November 30, 2017

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Imagination. It’s brought us cars, medicine, electricity, and many of the other modern things we take for granted each day. Behind every innovative idea is an engineer. So, why then, don’t many people relate creativity and imagination to the profession of engineering?

When we think of engineering, we often think of a rational, methodical process. Both important traits, but what about creativity? Engineering is often a process of problem-solving and reverse engineering. It requires an ability to think outside the box and visualise a number of alternative solutions and scenarios. What attracts many people to a career in engineering in the first place is a fascination for how things work. In fact, according to new academic research, creativity in the workplace is one of the most desirable attributes sought by engineering students around the world.

With tough problems facing our society, such as how to provide everyone with adequate food, housing and medical care, or how to build a transport system that isn’t detrimental to the environment, it’s more important than ever to ensure that we’re developing engineers to have that innovation and a creative spark to produce new solutions. Perhaps this is why we’re seeing an increase in the number of educational institutions that offer design alongside engineering.

Why do Engineers Need Imagination?

A creative person is arguably someone who does things that have never been done before. Imagination is the ability to form mental images or concepts of what is not present to the senses. It relates to a certain resourcefulness, which is a vital skill when it comes to engineering.

Imagination can enabled engineers to:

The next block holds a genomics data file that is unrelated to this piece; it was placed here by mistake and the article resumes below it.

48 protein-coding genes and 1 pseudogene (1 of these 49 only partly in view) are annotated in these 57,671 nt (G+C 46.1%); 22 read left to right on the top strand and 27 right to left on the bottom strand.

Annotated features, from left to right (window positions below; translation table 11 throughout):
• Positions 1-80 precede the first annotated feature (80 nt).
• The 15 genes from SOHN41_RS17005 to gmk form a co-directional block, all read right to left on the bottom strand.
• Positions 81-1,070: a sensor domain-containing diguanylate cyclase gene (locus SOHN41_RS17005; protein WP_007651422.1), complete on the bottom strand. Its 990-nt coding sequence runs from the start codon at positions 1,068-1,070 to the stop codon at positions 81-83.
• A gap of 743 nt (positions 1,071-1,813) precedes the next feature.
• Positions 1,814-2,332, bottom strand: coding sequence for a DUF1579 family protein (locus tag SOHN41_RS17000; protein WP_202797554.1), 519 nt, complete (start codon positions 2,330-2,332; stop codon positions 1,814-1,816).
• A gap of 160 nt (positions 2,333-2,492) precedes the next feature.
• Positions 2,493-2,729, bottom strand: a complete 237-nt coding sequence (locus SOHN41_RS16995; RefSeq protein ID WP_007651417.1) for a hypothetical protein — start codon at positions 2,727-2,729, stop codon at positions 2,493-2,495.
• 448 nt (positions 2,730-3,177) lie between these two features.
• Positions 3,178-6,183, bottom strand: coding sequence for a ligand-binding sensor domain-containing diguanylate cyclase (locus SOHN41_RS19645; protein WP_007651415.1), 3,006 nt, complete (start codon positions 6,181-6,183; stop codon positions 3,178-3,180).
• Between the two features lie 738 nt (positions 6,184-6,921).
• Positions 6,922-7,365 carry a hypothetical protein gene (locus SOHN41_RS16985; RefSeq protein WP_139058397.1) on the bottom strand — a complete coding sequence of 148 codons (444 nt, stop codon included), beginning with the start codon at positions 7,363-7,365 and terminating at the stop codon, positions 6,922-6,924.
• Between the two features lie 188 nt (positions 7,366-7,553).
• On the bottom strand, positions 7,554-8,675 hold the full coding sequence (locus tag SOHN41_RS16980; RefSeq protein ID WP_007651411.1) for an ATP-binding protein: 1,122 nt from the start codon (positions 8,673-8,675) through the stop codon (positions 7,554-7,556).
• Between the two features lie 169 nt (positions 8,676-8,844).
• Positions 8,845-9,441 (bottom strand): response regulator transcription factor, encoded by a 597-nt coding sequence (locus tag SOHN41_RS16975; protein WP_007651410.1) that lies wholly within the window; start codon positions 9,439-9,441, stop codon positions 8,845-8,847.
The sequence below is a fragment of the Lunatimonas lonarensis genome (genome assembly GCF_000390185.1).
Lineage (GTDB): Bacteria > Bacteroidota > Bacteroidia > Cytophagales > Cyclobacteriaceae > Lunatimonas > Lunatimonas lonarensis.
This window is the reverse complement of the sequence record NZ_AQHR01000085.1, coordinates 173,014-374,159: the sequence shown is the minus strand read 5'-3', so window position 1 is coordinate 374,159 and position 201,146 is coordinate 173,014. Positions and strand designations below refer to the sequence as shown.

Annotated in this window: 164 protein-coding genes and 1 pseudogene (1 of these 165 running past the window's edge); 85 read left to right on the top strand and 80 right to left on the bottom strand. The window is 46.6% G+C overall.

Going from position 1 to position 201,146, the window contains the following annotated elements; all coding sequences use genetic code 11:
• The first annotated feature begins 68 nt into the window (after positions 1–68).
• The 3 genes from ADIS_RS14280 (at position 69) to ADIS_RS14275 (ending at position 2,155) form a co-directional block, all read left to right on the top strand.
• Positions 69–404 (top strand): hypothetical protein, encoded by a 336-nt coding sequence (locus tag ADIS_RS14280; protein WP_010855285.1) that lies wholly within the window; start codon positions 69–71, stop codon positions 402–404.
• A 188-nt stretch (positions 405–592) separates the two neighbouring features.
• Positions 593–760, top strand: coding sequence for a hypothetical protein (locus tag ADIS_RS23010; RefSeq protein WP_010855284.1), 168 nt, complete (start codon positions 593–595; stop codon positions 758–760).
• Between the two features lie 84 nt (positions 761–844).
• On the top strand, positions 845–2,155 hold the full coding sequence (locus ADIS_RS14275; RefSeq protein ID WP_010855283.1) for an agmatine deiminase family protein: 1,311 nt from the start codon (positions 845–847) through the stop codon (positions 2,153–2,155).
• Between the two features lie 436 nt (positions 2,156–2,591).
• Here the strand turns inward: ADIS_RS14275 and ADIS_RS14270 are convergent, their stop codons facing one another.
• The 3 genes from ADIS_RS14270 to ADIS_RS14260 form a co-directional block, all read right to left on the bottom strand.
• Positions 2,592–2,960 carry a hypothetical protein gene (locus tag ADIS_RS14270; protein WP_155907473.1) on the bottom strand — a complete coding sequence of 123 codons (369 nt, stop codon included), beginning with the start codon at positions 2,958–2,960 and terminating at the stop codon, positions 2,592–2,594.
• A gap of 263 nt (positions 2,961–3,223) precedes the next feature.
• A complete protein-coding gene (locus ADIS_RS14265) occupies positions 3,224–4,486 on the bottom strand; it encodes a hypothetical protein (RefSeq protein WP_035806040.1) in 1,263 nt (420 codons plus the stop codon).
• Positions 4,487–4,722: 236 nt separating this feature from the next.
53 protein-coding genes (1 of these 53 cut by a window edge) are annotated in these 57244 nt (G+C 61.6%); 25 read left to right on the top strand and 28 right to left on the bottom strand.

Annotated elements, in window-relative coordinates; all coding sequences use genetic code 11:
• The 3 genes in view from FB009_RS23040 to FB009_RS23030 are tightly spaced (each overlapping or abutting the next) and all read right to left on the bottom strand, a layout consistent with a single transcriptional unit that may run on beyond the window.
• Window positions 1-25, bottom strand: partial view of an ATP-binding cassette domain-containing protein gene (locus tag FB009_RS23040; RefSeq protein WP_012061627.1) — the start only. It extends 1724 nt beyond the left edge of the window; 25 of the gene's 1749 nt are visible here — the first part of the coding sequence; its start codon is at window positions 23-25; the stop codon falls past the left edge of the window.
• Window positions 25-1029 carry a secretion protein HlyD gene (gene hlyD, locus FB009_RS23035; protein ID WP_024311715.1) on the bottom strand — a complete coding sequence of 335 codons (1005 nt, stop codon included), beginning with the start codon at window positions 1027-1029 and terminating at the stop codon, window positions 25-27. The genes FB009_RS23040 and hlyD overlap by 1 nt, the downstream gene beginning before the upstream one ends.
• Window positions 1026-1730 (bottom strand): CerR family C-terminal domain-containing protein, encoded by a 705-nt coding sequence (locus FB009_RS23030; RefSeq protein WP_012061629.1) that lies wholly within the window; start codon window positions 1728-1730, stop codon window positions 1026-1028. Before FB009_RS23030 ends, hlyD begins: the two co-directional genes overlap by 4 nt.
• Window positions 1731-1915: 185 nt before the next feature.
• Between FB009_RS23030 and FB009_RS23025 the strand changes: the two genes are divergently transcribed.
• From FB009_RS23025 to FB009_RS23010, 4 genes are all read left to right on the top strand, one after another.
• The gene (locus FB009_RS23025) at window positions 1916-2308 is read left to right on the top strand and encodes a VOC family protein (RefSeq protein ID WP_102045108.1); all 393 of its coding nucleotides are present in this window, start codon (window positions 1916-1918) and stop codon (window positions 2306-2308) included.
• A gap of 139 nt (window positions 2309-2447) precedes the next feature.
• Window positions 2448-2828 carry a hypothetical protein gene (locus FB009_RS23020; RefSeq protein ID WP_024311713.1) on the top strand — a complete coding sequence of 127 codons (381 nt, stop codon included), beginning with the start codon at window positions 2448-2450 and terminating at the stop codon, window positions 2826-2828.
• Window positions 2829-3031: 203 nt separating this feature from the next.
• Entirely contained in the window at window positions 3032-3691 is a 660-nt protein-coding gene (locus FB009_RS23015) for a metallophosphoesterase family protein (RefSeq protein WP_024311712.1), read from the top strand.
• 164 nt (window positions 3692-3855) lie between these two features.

• Think outside the box
  • Visualise a number of alternative solutions
  • Create innovative ideas using solutions that don’t already exist
  • Utilise critical thinking

Creativity in Engineering

In the history of humankind, there have been plenty of innovative ideas in science and technology that have changed the way we do things. Here are just a few examples of creativity in modern engineering:

  • Bullet trains: Japan’s high-speed bullet train, or Shinkansen, is earthquake proof and the maximum operating speed is 200 miles per hour, an idea that once would have been implausible. To exist, it required someone to imagine a new possibility not yet invented and even drew inspiration on the composition of a kingfisher bird to reduce the noise it created.
  • Bagless vacuum cleaners. It may seem normal now, but it was only in 1991 that James Dyson began to investigate the standard vacuum cleaner and look for a new solution that would prevent the bags getting clogged and causing the machine to lose suction. Dyson created a brand new solution that hadn’t yet been thought of.

Every new product has a team of engineers behind it, creating, researching and designing services that impact the physical world. It’s a wonder that some people have a problem perceiving engineering as being a creative industry.

Exercises to stretch your creativity

So, as an engineer, what can you do to improve your imagination and test your creative thinking skills? Here are some quick exercises you can include in your weekly routine to keep your creative brain active.

  • Zachtronics games - you may be familiar with Minecraft, the building game aimed children. Minecraft was developed by Zach Barth, lead designer of Zachtronic games who produces engineering puzzle games. Barth studied computer systems engineering and has turned his engineering knowledge to building these challenging, engineering-focused games.
  • Sudoku puzzles - they are about problem-solving and being able to think a number of steps ahead. Exercise your strategic thinking with a game of number sudoku.
  • Crosswords - although focused on words, crosswords require you to think outside the box and re-think riddles. Test your ability to think of alternative solutions to problems.

Become an Imaginative Engineer

The ability to identify problems and recognise multiple solutions, or even brand new solutions, is an essential part of an engineer’s job. By creating a generation of engineers that have both creativity and imagination, perhaps we can continue to address the challenges faced today.

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